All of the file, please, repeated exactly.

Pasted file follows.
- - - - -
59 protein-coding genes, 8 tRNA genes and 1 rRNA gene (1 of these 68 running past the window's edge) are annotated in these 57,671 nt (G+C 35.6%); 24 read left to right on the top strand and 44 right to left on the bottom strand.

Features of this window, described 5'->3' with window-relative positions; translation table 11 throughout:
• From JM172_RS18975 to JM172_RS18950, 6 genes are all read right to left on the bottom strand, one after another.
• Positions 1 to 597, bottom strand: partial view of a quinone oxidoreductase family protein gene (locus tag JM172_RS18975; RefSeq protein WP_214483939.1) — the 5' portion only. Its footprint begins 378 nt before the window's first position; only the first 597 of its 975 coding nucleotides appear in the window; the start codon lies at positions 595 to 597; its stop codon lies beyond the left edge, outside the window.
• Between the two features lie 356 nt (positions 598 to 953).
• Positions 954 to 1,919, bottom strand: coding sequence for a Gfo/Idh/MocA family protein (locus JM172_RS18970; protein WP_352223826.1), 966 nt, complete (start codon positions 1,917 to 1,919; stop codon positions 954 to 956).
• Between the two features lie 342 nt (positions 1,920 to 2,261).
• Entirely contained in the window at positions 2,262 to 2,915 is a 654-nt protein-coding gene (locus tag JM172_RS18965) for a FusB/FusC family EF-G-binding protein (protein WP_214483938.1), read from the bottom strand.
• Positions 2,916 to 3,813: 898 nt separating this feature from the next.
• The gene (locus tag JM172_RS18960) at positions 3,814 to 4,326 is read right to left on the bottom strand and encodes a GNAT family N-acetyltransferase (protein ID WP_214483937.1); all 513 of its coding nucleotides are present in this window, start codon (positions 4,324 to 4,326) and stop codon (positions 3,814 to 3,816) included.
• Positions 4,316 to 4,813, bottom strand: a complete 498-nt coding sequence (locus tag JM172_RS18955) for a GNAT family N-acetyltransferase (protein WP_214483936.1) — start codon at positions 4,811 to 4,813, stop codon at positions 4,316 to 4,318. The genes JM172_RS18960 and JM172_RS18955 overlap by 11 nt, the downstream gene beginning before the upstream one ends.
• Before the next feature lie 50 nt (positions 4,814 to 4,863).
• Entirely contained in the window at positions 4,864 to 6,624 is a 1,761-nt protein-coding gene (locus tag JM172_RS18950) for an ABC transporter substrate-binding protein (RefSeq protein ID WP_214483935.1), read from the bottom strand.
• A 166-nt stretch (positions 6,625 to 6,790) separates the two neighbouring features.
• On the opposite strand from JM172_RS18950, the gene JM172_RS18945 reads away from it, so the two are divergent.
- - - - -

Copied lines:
59 protein-coding genes, 8 tRNA genes and 1 rRNA gene (1 of these 68 running past the window's edge) are annotated in these 57,671 nt (G+C 35.6%); 24 read left to right on the top strand and 44 right to left on the bottom strand.

Features of this window, described 5'->3' with window-relative positions; translation table 11 throughout:
• From JM172_RS18975 to JM172_RS18950, 6 genes are all read right to left on the bottom strand, one after another.
• Positions 1 to 597, bottom strand: partial view of a quinone oxidoreductase family protein gene (locus tag JM172_RS18975; RefSeq protein WP_214483939.1) — the 5' portion only. Its footprint begins 378 nt before the window's first position; only the first 597 of its 975 coding nucleotides appear in the window; the start codon lies at positions 595 to 597; its stop codon lies beyond the left edge, outside the window.
• Between the two features lie 356 nt (positions 598 to 953).
• Positions 954 to 1,919, bottom strand: coding sequence for a Gfo/Idh/MocA family protein (locus JM172_RS18970; protein WP_352223826.1), 966 nt, complete (start codon positions 1,917 to 1,919; stop codon positions 954 to 956).
• Between the two features lie 342 nt (positions 1,920 to 2,261).
• Entirely contained in the window at positions 2,262 to 2,915 is a 654-nt protein-coding gene (locus tag JM172_RS18965) for a FusB/FusC family EF-G-binding protein (protein WP_214483938.1), read from the bottom strand.
• Positions 2,916 to 3,813: 898 nt separating this feature from the next.
• The gene (locus tag JM172_RS18960) at positions 3,814 to 4,326 is read right to left on the bottom strand and encodes a GNAT family N-acetyltransferase (protein ID WP_214483937.1); all 513 of its coding nucleotides are present in this window, start codon (positions 4,324 to 4,326) and stop codon (positions 3,814 to 3,816) included.
• Positions 4,316 to 4,813, bottom strand: a complete 498-nt coding sequence (locus tag JM172_RS18955) for a GNAT family N-acetyltransferase (protein WP_214483936.1) — start codon at positions 4,811 to 4,813, stop codon at positions 4,316 to 4,318. The genes JM172_RS18960 and JM172_RS18955 overlap by 11 nt, the downstream gene beginning before the upstream one ends.
• Before the next feature lie 50 nt (positions 4,814 to 4,863).
• Entirely contained in the window at positions 4,864 to 6,624 is a 1,761-nt protein-coding gene (locus tag JM172_RS18950) for an ABC transporter substrate-binding protein (RefSeq protein ID WP_214483935.1), read from the bottom strand.
• A 166-nt stretch (positions 6,625 to 6,790) separates the two neighbouring features.
• On the opposite strand from JM172_RS18950, the gene JM172_RS18945 reads away from it, so the two are divergent.